Q: Do you have suggestions for inevitable holiday-related conversations about boundaries with family members, specifically around telling relatives that our toddler does not have to hug them or eat anything he doesn’t want to? I have some very opinionated people who will be spending time around my child at Thanksgiving, and I’m mentally preparing myself for these tough conversations.
A: Thanks for writing in! There’s no doubt that many of us are not raising our children the way that we were raised; many of us were brought up to hug, kiss, sit on laps, eat what was on our plate and talk to adults, whether we were comfortable or not. We were taught, fairly early, that our bodies didn’t quite belong to us; they were the property of our caregivers. Our misgivings, hesitancy and fear were inconvenient, and many of us are still living with those trespassed boundaries today. And because there have been dramatic shifts in boundaries and children in the past 50 years, it is not uncommon to have widely varying norms under one roof during the holidays.
The first thing you must do is not take the behavior of other family members personally. This means that you are assuming that your family members aren’t consciously making you or your toddler feel uncomfortable, and that their behavior isn’t really about you. When you decide that their behavior isn’t personal, you will be free to create and uphold the boundaries that feel right for you and your child.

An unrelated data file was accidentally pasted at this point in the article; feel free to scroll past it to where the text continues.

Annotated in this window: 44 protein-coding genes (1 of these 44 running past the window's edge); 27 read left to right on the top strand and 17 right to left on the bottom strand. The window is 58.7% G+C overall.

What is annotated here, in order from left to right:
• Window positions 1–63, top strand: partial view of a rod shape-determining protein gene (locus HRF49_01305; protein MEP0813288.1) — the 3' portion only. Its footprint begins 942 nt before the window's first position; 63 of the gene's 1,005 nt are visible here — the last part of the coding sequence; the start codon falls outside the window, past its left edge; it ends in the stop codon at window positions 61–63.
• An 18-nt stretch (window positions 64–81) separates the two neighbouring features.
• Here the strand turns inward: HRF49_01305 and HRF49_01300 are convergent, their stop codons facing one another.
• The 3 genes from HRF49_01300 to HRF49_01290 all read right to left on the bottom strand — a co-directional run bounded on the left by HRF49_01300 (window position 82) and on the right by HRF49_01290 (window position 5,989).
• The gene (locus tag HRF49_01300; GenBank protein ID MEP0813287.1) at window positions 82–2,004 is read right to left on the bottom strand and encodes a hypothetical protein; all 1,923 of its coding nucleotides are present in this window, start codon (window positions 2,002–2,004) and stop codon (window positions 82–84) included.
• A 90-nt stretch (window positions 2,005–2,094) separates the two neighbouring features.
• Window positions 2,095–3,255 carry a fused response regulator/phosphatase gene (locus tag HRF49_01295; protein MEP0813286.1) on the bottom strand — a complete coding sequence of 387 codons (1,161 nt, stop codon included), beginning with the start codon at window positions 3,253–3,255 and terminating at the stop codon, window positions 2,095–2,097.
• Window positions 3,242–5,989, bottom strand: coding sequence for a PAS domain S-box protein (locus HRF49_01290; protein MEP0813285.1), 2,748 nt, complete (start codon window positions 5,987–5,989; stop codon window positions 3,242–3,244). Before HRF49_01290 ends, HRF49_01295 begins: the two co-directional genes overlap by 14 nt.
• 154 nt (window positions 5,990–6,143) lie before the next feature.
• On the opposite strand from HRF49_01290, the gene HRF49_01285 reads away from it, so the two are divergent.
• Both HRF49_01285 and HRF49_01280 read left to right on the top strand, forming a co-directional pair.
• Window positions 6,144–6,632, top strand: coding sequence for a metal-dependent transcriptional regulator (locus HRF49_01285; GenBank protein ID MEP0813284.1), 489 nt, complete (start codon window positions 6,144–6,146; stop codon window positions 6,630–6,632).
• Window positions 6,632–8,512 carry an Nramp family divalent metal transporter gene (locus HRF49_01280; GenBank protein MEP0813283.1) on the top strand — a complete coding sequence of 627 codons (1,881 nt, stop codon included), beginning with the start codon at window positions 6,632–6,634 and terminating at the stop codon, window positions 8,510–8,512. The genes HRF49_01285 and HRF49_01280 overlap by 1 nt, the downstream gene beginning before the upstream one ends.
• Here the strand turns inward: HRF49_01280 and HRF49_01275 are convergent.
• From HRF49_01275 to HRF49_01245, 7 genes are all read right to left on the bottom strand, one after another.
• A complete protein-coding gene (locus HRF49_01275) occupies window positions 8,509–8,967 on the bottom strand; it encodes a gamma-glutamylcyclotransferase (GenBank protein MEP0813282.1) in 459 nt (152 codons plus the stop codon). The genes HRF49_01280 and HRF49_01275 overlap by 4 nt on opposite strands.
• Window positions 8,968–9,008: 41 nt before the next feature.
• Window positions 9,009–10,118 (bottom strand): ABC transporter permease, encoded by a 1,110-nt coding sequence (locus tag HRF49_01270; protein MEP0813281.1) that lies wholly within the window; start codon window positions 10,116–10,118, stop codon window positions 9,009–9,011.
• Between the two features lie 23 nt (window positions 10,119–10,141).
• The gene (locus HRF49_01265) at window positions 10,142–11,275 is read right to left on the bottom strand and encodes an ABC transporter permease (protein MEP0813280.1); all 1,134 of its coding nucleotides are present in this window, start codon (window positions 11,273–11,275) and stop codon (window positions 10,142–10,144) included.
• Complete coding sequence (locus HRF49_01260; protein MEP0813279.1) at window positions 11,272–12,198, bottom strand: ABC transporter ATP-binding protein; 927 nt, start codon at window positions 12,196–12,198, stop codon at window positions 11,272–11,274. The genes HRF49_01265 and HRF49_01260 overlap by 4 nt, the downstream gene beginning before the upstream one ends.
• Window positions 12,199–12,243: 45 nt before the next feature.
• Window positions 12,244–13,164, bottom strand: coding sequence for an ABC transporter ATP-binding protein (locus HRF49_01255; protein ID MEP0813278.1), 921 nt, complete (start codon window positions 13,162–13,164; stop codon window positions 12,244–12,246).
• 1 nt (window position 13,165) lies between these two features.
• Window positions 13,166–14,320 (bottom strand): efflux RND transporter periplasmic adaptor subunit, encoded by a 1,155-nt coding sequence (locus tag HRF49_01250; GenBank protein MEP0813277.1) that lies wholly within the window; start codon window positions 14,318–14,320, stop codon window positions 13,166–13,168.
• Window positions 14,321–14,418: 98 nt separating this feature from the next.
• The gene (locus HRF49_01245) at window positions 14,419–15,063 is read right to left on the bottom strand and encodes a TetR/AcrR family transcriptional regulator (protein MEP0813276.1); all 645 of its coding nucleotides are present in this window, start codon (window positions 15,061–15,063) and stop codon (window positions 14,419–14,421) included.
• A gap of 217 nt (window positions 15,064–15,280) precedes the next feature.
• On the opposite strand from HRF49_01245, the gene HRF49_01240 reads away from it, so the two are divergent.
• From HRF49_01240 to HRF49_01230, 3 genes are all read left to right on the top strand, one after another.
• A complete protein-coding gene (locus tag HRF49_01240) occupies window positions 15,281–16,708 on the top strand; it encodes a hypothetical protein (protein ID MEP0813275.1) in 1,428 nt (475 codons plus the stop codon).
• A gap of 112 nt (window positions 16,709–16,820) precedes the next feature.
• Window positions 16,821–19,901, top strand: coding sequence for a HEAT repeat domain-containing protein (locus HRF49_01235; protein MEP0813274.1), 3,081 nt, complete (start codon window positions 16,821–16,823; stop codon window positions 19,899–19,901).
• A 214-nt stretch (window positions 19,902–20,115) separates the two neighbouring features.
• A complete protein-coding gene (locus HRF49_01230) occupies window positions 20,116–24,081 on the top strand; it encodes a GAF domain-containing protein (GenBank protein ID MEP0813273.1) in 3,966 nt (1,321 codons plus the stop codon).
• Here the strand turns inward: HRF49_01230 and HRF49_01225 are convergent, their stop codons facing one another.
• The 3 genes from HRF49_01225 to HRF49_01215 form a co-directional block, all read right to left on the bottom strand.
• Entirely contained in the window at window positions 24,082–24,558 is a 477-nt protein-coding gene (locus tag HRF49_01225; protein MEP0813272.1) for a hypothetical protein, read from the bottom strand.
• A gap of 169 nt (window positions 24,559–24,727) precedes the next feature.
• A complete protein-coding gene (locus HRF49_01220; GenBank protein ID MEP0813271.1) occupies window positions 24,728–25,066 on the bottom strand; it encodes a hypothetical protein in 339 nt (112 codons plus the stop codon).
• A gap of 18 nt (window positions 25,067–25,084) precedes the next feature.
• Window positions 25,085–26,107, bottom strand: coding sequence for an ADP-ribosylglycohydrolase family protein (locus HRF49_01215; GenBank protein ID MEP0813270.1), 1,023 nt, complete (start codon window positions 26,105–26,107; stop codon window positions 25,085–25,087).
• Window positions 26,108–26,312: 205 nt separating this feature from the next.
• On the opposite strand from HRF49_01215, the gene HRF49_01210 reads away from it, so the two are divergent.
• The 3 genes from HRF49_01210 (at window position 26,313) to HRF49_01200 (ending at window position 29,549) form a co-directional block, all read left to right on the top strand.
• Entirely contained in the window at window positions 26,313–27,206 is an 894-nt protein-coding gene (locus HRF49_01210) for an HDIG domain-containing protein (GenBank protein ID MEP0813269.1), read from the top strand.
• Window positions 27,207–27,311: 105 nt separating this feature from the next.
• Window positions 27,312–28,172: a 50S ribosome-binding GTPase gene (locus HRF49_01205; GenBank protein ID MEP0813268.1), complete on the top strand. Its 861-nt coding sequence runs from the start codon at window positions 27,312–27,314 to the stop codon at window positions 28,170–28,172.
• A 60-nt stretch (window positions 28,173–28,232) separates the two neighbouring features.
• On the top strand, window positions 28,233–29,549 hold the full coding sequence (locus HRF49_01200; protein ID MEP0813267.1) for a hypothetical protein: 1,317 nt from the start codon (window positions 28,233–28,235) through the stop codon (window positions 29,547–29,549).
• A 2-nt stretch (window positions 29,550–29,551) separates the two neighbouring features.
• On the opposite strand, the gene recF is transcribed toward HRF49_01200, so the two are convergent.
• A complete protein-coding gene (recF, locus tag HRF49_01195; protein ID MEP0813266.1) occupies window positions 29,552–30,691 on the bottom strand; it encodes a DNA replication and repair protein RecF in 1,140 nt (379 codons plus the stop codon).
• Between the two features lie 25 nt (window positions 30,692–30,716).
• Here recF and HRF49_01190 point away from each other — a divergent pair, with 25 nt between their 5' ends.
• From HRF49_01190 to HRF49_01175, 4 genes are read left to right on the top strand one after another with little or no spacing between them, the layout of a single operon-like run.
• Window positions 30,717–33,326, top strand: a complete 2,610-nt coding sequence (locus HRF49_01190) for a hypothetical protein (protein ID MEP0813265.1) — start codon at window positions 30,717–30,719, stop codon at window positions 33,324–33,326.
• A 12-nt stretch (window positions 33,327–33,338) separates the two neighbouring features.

Second, if you decide that your child will hug if he wants to and eat what he wants to, how can you smoothly handle this so that you aren’t purposely shaming your family members? If you open the holiday season with lectures about boundaries and bodily autonomy, I can almost guarantee a miserable dinner. Instead, can you teach your son how to first-bump? High-five? Wave? Smile? Toddlers, by nature, are quick to hide behind a parent’s leg, so intervening with, “Samuel is happy to be here. Let me give you a hug for both of us!” will get the hug out of the way while taking the attention away from your son. If the family members demand hugs or kisses, be ready with your statement. “Yeah, Samuel isn’t into that right now, so we are going to pass.” Repeat as necessary until the family member gets it. As long as you’re delivering your message kindly and firmly, you aren’t responsible for how other people feel. You are responsible for your own tone and behavior, and for protecting your son’s boundaries.
As for the food, put everything served on his plate and push it around. If he screeches, get another little plate with just the food he wants and put that in front of him. If family members push and push, have a phrase ready, such as: “Samuel front-loaded his calories today,” or, “He is holding out for pie.” Then pivot to a question or topic for adults. Again, you could lecture about a body recognizing its own hunger cues and not forcing children to eat, but this is neither the place nor the time.
To prepare yourself for these days, try to find an advocate who will be there: a spouse or partner, another family member who gets it or anyone who will have your back. I would also get in the mirror and repeat phrases that are firm, friendly and clear. You may feel dumb, but practicing what you want to say helps your body and mind remember it in the moment. For extra reinforcement, read Nedra Glover Tawwab’s “Set Boundaries, Find Peace.” It’s a lovely and direct reminder of how to set and keep boundaries. Remember: We are stopping generations of adults from trampling over children’s rights and bodies. You don’t need to be perfect. Good luck.